Shanghai Life and Death(52)

I was ordered several times to attend special classes in the arraignment room and to be interrogated by the guards of the MC. These guards were domineering because they were highly regarded by the MC. Not all of the prisoners attended such classes, but only a select number of them were “chosen” to attend. I don’t know if it was because we were the worst offenders or the most stubborn in our thinking. The guards often used the occasion to insult me, calling me a shameful “landlord” or “imperialist lapdog”. They attacked my class origin, cursed me for working for the imperialists in Asia, called my confession “resistance to reform,” and so on. They besieged me with a series of questions such as these, but did not give me a chance to explain. They also said that I was about to be shot, and that I would be imprisoned for life in Detention Center No. 1.

At each trial, they kept going on and on, and I had no choice but to listen to them. After a few rounds of this, I realized that they were only doing this to show that they were the real leftists and that I was just a prop in their dance. So I came to the conclusion that even military guards, who were relied on by their superiors, were not sure of their own safety during the Cultural Revolution, which was characterized by “daring suspicion”, because some of the party leaders who had been relied on for years were instantly branded as “fighting the red flag against the red flag”. “The “hidden enemy within the party”.

One day, we were escorted to the playground, and as we walked out of the women’s prison I saw the former instructor Liang and some other people tearing down the flower beds. I didn’t find this puzzling. Because the day before, I read in the newspaper that Chairman Mao had said that raising flowers and planting grass would sap the revolutionary enthusiasm of the masses. It also said that Chairman Mao only planted some apple trees and sunflowers in the Zhongnanhai garden because they had practical economic value. This shows that during the Cultural Revolution, the cult of the individual had developed to such a serious extent. Every word he said, whether it was important or not, was immediately taken as an “instruction”. On the contrary, if there were no instructions from Mao, nothing could be done.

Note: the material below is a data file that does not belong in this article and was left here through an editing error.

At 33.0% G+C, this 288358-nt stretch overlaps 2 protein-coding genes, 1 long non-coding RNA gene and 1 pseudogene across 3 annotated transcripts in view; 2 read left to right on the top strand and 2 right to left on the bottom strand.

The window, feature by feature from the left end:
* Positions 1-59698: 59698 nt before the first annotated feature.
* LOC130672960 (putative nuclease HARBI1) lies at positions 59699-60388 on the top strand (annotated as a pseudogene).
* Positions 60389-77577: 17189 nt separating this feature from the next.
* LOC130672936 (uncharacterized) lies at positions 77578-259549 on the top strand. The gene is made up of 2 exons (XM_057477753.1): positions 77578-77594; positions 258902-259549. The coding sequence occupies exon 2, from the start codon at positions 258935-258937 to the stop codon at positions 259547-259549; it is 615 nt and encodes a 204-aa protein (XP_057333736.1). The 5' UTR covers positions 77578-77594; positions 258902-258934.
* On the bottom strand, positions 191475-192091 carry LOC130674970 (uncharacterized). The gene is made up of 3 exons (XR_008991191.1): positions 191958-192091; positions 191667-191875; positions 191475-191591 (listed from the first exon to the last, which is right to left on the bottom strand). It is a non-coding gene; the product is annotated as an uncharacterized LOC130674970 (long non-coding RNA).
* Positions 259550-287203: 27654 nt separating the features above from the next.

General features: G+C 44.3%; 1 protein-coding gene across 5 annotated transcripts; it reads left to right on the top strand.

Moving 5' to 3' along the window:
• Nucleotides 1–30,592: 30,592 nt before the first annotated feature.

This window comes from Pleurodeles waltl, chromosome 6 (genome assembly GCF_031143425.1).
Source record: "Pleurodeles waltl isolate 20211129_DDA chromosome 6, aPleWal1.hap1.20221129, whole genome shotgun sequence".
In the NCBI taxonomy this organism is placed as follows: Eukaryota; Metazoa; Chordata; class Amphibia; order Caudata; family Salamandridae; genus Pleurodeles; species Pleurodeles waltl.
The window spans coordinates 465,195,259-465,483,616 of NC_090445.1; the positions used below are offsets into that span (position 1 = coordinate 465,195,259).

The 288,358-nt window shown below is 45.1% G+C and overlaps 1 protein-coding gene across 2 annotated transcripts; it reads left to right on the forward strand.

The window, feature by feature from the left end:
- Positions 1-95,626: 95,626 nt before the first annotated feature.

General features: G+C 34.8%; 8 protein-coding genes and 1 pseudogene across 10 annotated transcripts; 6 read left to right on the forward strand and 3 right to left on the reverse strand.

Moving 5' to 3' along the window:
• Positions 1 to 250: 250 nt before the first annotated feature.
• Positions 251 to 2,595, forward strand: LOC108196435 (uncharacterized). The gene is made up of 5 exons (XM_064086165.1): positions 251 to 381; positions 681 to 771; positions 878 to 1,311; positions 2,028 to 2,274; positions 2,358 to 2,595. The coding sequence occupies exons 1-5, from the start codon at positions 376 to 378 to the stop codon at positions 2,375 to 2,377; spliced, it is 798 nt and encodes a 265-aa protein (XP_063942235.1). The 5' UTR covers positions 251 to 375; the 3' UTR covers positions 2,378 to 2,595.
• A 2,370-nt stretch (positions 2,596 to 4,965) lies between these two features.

There were several men and women cleaning the driveway and taking buckets of water to the kitchen. From their appearance and rude demeanor, I judged that they were under supervised labor. I knew that they were intellectuals of the Party in the detention center, like the generation of Liang’s instructors, who were here to receive such labor. Mao Zedong had said that intellectuals could only be reformed through hard physical labor.

A few years later, I heard that thousands of people, during the Cultural Revolution, were ordered to give up their jobs in the city and go to the countryside to be re-educated through labor. Even the intellectuals who remained in the city worked as general laborers in their respective units. Under this measure, physicians went down to the wards to empty urinals and toilets, professors cleaned toilets in university buildings, and artists and musicians built walls and roads. While they worked, they also had to attend various criticism sessions and political study classes, where they had to explain their so-called “crimes” and humiliate themselves. It is no exaggeration to say that the Cultural Revolution was unprecedented in its humiliation and trampling of intellectuals by the ultra-leftists. It completely destroyed the historical tradition of respect for intellectuals in China. At that time, all over the country, anyone who read any book other than the four volumes of Mao’s Selected Works was in danger of being accused of opposing Chairman Mao.